Monday, April 25, 2016

everyone will know

St. Thomas’ Church, Whitemarsh

In this Easter season it is a bit of a shock to find ourselves in this passage thrown back to the events of the Last Supper. The disciples have gathered together around a table one last time, and on this special occasion Jesus has washed his disciples’ feet. Judas, at Jesus’ suggestion, leaves the group to go and betray Jesus. In a few short hours, Jesus will be arrested, the disciples will scatter, and Peter will deny Jesus three times.

Rather than preach against Judas (or Peter, for that matter), Jesus speaks of glorification and love. To glorify God means to acknowledge God’s true character. And God’s true character is love, personified in Jesus Christ.  

Jesus gives his disciples a new commandment, to love one another. What does it mean to love in this way? I’m not talking about romantic love or the cheesy kind of love that you might find in movies or on a motivational poster with a large mountain or field of flowers in the background. I’m not talking about a reciprocal love, where each person contributes to the relationship. I’m talking about the kind of love that does not seek to be repaid.  

Jesus demonstrated this love throughout his life, but nowhere more simply than in the events of the last few days of his life. On his last night with his friends, Jesus washes their dirty, smelly feet and shares a final meal with them. Just before Judas leaves, Jesus gives him a piece of bread. How hard must it have been to look one of your friends in the eye and feed him, knowing he was going to betray you for a few coins? And to wash the dirty feet of one of your closest friends, foreseeing that he was going to not only abandon but even deny that he knew you? They will never have the opportunity to repay Jesus in person for his kindness, his selfless love. And yet he does it anyway, right before giving his life for all of us.

So how can we imitate Jesus’ self-giving love? Jesus never promises that it will be simple. Loving in this way comes with a price, and is not always very rewarding, but it is the clearest way to demonstrate to others the love of God.

After Hurricane Katrina hit the shores of the gulf in September of 2005, a few of the people in my campus ministry group went down to D’Iberville, Mississippi, near Biloxi, to assist in cleanup efforts. Katrina had decimated the region; we drove past bridges that looked like carefully stacked dominoes that had been knocked over and flattened houses with only staircases remaining, stairs now leading nowhere. Our mission was to help clean up a local grocery store that had been converted into a donation storage site, and to organize the donated materials coming in to the store. As we worked we met a couple from Alabama. When this couple had heard how badly the hurricane had affected the people of Mississippi, they jumped into their truck and made their way there to offer their help. As the week passed and we got to know the couple better, it became clear that they did not have much money themselves. In fact, later that week they received calls that their water was being shut off back home. We asked them why they stayed here and helped when they had things they needed to attend to at home; without hesitation they replied that they were not so bad off, but the people here had lost everything, so they wanted to stay and make a difference. Needless to say, their selfless act of love made an impression on me.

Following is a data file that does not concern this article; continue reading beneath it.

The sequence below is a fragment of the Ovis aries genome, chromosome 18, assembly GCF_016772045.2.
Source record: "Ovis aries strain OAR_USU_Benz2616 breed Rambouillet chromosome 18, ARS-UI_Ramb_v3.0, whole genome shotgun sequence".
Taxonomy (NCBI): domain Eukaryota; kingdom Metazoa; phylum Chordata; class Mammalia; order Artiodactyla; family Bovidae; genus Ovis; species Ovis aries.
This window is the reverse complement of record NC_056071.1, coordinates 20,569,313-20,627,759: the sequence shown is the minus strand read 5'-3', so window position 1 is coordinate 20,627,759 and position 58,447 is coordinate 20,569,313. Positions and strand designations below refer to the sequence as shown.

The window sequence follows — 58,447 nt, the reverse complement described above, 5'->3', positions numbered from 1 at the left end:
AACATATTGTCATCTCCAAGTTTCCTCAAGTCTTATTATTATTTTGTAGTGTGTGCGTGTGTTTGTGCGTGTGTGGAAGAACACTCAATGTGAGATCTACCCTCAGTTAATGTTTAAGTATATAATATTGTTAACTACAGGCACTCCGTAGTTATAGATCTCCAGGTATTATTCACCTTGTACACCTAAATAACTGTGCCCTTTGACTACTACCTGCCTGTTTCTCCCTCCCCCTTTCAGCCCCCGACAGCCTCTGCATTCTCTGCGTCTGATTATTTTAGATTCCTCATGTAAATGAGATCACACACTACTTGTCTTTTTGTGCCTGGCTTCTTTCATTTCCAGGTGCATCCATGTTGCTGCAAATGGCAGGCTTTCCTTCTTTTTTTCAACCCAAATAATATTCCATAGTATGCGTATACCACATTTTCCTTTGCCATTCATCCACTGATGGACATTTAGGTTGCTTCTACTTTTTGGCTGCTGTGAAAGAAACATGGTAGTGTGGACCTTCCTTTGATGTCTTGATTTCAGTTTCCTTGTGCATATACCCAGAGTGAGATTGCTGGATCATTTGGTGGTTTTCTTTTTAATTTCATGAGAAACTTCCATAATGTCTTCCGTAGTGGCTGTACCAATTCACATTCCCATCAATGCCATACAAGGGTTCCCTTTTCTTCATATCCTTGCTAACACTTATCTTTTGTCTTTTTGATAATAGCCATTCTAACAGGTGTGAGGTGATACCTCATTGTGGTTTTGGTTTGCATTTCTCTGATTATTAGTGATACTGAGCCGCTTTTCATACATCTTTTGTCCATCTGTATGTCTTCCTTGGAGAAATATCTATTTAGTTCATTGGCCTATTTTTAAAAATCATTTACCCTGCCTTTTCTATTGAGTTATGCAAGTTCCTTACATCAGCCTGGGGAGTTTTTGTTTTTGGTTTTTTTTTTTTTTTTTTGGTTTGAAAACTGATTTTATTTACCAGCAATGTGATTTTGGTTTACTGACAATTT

Ultimately, to love in this way is a choice. Just as we confess that we sin “in thought, word, and deed,” we can demonstrate the love of God “in thought, word, and deed” (BCP 360). God will be known through acts of love. Jesus will be known through acts of love. This is how we live out the resurrection. Each time we participate in acts of love, Jesus is made known to us once again.

How will Jesus—how will God—be known through you?

members of our campus ministry taking a break

bridge stacked like fallen dominoes

house destroyed by Hurricane Katrina

Monday, April 11, 2016

God makes us enough

St. Thomas’ Church, Whitemarsh
Easter 3, Year C, 2016

May the words I speak and the words you hear be God’s alone. Amen.

Today we are presented with two examples of call stories. In the Acts of the Apostles, we hear the powerful story of Saul’s conversion on the road to Damascus. When the curtain opens, Saul, who we know more commonly as Paul, is “still breathing threats and murder against the disciples” and other Christians (Acts 9:1). We know that this hot-headed young man has been fervently persecuting the disciples of Jesus—he is not only present at the stoning of Stephen, but stands watch over the coats of the people doing the stoning. Saul is actively seeking out ways to put an end to the movement known as “The Way” because he believes that they are teaching lies about God. People in that time are not as flippant about faith as many people tend to be these days—for him teaching incorrectly about God is a grave sin and a matter of life and death. And so one of the biggest enemies of the earliest Christians, who still consider themselves Jews at that point in time, is a fellow Jew. And his purpose for traveling to Damascus is to capture these people he perceives to be enemies of the faith.